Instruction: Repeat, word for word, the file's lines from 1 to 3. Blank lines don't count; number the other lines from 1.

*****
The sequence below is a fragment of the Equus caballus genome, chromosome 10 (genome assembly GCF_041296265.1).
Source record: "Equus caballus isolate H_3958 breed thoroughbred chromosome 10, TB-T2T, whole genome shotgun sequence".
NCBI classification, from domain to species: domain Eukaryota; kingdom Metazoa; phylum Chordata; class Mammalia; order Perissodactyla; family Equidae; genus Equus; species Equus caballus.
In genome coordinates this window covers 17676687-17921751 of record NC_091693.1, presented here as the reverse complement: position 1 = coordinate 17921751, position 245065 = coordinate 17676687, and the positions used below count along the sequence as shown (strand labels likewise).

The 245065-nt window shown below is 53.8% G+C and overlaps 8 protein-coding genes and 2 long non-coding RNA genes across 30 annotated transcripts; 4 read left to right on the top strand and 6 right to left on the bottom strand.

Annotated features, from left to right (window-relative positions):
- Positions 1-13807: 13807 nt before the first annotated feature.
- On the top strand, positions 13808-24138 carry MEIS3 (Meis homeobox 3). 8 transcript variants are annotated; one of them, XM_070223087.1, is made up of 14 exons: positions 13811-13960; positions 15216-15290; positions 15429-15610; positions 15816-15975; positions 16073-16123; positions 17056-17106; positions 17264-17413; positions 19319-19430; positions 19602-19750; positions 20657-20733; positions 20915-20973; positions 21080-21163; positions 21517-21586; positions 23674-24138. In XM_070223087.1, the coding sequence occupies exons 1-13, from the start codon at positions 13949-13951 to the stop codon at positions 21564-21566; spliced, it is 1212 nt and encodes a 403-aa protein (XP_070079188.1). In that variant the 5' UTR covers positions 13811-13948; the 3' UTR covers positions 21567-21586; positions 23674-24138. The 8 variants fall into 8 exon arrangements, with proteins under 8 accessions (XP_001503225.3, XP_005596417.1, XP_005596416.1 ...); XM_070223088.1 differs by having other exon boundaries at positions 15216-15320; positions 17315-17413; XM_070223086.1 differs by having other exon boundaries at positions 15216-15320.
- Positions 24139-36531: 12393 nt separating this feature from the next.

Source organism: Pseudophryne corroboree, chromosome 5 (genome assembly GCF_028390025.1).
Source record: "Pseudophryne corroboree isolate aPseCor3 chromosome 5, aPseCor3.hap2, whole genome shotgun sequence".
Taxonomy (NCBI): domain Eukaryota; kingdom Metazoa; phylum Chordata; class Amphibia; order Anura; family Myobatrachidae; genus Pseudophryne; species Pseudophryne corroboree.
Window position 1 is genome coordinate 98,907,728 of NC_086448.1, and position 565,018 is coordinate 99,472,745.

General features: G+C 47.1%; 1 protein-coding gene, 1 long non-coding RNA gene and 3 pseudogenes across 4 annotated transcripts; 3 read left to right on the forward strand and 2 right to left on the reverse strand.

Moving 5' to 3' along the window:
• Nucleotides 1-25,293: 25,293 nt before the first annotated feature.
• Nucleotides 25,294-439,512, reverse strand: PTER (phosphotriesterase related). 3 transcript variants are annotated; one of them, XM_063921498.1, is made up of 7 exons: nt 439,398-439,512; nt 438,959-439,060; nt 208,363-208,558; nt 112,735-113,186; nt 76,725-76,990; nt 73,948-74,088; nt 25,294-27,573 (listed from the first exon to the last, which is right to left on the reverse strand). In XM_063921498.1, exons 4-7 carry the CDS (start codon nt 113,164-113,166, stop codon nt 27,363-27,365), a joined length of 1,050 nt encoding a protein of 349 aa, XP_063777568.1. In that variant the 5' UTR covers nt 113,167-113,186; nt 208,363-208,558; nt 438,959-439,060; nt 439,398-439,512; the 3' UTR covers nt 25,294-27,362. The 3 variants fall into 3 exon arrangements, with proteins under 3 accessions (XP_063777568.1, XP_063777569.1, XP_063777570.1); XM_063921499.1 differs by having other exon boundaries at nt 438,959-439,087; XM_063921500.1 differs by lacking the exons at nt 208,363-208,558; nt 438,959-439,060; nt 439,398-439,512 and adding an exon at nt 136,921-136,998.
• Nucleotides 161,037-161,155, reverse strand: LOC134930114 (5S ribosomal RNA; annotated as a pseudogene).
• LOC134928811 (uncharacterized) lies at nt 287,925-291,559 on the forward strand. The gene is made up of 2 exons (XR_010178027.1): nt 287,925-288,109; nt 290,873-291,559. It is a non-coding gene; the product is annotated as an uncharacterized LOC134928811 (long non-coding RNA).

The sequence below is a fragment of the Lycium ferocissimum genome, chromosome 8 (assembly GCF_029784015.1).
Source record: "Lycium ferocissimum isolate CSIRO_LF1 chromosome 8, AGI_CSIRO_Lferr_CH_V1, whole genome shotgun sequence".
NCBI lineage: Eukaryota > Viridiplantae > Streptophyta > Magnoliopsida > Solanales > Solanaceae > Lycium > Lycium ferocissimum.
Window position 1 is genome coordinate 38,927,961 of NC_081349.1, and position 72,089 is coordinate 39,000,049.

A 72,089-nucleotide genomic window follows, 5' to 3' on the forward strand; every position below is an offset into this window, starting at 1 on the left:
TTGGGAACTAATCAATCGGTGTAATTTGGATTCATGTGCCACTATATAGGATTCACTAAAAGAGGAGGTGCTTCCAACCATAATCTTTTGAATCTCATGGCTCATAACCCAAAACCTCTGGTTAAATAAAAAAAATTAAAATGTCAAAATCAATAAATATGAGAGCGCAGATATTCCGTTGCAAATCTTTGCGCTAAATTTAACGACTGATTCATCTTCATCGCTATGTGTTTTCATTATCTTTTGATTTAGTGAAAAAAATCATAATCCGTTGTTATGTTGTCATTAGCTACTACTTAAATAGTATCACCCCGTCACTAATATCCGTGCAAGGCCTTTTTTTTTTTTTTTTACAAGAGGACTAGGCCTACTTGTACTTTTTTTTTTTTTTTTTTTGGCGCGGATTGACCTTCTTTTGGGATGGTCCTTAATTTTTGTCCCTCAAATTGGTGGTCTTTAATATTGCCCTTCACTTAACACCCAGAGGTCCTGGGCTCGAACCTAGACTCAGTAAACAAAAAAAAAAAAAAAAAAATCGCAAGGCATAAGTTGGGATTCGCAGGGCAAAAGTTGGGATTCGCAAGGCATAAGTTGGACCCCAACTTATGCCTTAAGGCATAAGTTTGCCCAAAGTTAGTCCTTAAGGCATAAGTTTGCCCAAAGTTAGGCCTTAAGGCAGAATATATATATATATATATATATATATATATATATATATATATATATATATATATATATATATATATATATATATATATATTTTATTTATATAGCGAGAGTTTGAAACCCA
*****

The sequence below is a fragment of the Equus caballus genome, chromosome 10 (genome assembly GCF_041296265.1).
Source record: "Equus caballus isolate H_3958 breed thoroughbred chromosome 10, TB-T2T, whole genome shotgun sequence".
NCBI classification, from domain to species: domain Eukaryota; kingdom Metazoa; phylum Chordata; class Mammalia; order Perissodactyla; family Equidae; genus Equus; species Equus caballus.